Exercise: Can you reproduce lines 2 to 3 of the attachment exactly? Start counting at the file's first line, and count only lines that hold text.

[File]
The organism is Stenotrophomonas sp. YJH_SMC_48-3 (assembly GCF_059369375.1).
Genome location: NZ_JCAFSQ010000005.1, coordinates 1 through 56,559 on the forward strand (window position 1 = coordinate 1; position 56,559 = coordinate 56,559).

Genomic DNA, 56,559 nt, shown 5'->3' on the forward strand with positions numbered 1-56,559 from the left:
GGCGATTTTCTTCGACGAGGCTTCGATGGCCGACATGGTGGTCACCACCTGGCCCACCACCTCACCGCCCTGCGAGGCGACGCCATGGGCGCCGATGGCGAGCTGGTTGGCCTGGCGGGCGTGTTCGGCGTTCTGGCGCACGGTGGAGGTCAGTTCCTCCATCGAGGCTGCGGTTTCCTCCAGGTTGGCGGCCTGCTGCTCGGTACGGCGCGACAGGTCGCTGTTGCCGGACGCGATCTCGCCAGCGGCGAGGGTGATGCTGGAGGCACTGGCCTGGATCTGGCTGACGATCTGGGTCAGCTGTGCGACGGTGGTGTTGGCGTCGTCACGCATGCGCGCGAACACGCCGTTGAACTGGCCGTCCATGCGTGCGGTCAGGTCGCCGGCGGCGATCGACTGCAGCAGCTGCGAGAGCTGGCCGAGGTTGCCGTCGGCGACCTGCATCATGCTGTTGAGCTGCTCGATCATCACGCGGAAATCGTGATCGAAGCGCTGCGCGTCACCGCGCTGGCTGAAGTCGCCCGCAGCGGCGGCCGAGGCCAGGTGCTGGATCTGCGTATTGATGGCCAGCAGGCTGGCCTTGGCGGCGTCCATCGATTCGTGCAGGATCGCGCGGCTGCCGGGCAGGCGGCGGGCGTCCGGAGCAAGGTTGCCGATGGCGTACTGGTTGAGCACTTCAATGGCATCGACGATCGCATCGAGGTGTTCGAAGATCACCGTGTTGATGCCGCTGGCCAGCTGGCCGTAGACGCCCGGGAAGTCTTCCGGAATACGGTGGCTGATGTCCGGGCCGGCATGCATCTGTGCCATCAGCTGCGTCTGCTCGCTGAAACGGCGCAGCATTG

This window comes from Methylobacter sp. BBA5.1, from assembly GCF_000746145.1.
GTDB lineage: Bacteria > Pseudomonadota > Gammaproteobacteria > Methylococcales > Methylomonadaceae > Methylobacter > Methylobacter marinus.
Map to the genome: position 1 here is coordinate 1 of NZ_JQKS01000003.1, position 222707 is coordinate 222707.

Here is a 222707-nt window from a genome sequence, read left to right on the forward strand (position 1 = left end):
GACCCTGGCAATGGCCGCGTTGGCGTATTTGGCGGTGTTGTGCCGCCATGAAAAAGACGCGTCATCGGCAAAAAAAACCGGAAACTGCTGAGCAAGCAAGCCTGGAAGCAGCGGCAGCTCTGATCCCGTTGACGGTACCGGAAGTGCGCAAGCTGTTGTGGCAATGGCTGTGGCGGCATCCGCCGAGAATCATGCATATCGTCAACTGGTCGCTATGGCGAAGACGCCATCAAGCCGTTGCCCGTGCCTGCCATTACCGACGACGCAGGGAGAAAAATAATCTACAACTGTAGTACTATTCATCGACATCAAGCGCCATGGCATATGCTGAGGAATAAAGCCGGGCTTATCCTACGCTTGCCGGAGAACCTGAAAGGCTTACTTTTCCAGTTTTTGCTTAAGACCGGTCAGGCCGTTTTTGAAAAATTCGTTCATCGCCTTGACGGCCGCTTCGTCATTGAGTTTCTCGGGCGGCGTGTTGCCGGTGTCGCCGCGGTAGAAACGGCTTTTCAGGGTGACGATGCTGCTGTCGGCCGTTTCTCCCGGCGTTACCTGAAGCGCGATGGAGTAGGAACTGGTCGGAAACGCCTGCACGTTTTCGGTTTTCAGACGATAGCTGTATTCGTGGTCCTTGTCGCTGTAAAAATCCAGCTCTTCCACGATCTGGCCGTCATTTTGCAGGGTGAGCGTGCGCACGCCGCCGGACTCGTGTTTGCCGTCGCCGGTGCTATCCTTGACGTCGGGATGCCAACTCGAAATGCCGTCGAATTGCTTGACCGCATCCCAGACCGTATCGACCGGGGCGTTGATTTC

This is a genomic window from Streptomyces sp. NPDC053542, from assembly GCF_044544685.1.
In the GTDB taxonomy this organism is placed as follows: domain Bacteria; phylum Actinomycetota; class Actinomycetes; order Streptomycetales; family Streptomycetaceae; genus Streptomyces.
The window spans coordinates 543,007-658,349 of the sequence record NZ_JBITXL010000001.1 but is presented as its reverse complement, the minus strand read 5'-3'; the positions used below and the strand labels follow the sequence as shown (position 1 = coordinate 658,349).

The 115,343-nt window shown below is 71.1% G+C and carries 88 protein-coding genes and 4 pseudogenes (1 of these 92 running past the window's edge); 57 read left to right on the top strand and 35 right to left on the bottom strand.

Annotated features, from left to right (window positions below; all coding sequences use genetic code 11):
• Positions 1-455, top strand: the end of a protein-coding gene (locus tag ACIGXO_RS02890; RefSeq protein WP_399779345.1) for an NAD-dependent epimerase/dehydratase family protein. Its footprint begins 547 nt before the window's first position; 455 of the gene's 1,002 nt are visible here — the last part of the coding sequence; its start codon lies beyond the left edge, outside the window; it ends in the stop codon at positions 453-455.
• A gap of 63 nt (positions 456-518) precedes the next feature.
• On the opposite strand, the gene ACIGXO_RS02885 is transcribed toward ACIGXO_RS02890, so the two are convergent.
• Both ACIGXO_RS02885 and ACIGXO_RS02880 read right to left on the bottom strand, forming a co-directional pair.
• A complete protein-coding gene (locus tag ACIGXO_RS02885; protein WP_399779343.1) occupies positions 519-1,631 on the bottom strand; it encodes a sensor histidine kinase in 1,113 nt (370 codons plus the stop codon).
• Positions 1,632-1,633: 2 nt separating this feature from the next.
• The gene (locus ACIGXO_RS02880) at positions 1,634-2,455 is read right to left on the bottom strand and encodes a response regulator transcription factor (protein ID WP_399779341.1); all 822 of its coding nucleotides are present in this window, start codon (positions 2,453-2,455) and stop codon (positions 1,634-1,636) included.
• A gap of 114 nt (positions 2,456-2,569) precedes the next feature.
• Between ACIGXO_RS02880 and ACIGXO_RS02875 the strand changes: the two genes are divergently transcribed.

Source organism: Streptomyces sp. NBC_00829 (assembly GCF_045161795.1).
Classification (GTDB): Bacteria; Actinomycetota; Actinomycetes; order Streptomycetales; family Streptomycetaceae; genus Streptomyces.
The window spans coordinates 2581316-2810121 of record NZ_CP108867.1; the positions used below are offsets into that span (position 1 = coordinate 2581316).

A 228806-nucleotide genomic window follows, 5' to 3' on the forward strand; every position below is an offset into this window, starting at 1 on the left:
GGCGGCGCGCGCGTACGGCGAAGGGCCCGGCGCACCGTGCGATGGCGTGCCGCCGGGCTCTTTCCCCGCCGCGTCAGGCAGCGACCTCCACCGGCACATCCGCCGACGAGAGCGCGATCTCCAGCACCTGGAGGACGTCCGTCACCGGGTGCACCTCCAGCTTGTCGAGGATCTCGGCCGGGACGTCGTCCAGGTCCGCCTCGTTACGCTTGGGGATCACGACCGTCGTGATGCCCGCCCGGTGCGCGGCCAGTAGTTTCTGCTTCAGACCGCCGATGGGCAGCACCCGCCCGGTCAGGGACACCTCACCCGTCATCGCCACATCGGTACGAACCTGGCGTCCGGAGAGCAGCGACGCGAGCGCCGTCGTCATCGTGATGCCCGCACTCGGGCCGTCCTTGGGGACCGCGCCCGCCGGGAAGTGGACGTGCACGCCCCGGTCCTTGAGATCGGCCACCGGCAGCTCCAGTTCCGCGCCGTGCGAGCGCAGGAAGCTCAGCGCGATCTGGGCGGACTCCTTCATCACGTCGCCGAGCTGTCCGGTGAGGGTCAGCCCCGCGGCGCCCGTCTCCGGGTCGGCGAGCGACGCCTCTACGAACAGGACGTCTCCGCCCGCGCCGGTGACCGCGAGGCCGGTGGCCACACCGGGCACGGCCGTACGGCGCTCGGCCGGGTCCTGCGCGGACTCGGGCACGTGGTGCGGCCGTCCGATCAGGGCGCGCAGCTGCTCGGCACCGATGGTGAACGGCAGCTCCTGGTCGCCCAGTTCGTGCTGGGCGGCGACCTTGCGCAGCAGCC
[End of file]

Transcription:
Genome location: NZ_JCAFSQ010000005.1, coordinates 1 through 56,559 on the forward strand (window position 1 = coordinate 1; position 56,559 = coordinate 56,559).

Genomic DNA, 56,559 nt, shown 5'->3' on the forward strand with positions numbered 1-56,559 from the left: